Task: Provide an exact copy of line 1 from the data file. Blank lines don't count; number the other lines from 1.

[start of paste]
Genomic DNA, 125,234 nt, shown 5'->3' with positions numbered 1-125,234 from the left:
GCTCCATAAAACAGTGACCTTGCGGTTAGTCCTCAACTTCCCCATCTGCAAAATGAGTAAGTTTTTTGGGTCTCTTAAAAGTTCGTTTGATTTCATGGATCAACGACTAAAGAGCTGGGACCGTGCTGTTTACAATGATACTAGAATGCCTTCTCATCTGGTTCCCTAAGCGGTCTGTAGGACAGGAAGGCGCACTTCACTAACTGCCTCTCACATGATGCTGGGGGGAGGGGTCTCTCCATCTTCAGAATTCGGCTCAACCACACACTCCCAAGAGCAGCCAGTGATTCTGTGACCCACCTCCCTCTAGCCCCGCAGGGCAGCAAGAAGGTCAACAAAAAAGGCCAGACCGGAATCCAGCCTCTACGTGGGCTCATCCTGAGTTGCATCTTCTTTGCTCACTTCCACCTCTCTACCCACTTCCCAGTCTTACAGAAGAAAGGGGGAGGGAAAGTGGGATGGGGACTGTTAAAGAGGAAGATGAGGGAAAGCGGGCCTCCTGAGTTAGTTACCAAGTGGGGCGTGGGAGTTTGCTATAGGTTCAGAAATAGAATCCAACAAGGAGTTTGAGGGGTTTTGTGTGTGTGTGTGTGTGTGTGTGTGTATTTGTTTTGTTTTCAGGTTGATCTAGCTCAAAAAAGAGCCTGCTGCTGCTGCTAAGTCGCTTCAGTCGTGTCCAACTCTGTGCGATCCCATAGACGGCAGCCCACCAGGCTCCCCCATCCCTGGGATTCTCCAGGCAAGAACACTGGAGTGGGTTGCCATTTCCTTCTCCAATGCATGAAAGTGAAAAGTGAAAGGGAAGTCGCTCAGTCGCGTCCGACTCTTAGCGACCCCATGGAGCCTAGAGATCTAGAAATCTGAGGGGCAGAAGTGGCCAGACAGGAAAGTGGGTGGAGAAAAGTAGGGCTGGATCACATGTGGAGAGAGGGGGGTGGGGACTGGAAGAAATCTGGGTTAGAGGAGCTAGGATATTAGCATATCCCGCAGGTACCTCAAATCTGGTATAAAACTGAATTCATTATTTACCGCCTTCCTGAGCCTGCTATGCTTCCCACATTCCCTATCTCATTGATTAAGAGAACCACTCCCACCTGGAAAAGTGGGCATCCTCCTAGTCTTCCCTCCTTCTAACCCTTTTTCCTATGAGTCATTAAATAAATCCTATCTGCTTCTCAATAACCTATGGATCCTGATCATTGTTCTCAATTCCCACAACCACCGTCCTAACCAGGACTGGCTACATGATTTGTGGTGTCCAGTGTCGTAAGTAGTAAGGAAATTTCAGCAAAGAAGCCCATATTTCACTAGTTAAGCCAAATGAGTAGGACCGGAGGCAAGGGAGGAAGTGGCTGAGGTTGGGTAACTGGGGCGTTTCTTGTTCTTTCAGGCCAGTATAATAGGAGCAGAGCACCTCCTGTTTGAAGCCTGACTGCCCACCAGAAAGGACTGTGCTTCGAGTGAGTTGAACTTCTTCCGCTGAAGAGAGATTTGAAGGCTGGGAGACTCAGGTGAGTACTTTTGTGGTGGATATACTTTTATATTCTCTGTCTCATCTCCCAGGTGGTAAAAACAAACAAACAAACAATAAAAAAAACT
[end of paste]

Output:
Genomic DNA, 125,234 nt, shown 5'->3' with positions numbered 1-125,234 from the left: